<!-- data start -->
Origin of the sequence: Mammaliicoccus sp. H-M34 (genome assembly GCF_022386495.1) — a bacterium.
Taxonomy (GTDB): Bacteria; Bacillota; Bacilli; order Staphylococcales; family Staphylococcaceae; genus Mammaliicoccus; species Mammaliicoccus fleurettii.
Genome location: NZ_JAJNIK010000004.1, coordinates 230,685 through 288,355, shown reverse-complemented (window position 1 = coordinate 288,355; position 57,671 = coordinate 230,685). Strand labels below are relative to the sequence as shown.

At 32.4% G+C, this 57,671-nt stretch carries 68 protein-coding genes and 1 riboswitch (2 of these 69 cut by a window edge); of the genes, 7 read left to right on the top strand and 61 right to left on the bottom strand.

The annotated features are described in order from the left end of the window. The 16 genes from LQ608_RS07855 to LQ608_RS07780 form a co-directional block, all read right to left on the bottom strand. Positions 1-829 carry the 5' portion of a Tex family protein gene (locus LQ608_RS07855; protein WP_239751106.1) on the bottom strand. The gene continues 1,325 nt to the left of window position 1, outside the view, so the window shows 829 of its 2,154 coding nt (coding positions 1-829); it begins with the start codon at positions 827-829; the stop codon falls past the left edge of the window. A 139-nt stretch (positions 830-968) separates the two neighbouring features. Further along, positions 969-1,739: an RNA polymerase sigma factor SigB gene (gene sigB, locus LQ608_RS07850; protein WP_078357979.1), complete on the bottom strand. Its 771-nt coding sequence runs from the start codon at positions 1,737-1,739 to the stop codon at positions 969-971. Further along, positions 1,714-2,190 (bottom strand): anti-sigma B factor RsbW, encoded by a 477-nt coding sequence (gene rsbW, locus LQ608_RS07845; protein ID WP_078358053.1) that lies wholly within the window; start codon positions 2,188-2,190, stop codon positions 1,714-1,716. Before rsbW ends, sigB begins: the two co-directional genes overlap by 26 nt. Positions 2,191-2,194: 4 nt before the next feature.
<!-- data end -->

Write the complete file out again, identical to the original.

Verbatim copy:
Origin of the sequence: Mammaliicoccus sp. H-M34 (genome assembly GCF_022386495.1) — a bacterium.
Taxonomy (GTDB): Bacteria; Bacillota; Bacilli; order Staphylococcales; family Staphylococcaceae; genus Mammaliicoccus; species Mammaliicoccus fleurettii.
Genome location: NZ_JAJNIK010000004.1, coordinates 230,685 through 288,355, shown reverse-complemented (window position 1 = coordinate 288,355; position 57,671 = coordinate 230,685). Strand labels below are relative to the sequence as shown.

At 32.4% G+C, this 57,671-nt stretch carries 68 protein-coding genes and 1 riboswitch (2 of these 69 cut by a window edge); of the genes, 7 read left to right on the top strand and 61 right to left on the bottom strand.

The annotated features are described in order from the left end of the window. The 16 genes from LQ608_RS07855 to LQ608_RS07780 form a co-directional block, all read right to left on the bottom strand. Positions 1-829 carry the 5' portion of a Tex family protein gene (locus LQ608_RS07855; protein WP_239751106.1) on the bottom strand. The gene continues 1,325 nt to the left of window position 1, outside the view, so the window shows 829 of its 2,154 coding nt (coding positions 1-829); it begins with the start codon at positions 827-829; the stop codon falls past the left edge of the window. A 139-nt stretch (positions 830-968) separates the two neighbouring features. Further along, positions 969-1,739: an RNA polymerase sigma factor SigB gene (gene sigB, locus LQ608_RS07850; protein WP_078357979.1), complete on the bottom strand. Its 771-nt coding sequence runs from the start codon at positions 1,737-1,739 to the stop codon at positions 969-971. Further along, positions 1,714-2,190 (bottom strand): anti-sigma B factor RsbW, encoded by a 477-nt coding sequence (gene rsbW, locus LQ608_RS07845; protein ID WP_078358053.1) that lies wholly within the window; start codon positions 2,188-2,190, stop codon positions 1,714-1,716. Before rsbW ends, sigB begins: the two co-directional genes overlap by 26 nt. Positions 2,191-2,194: 4 nt before the next feature.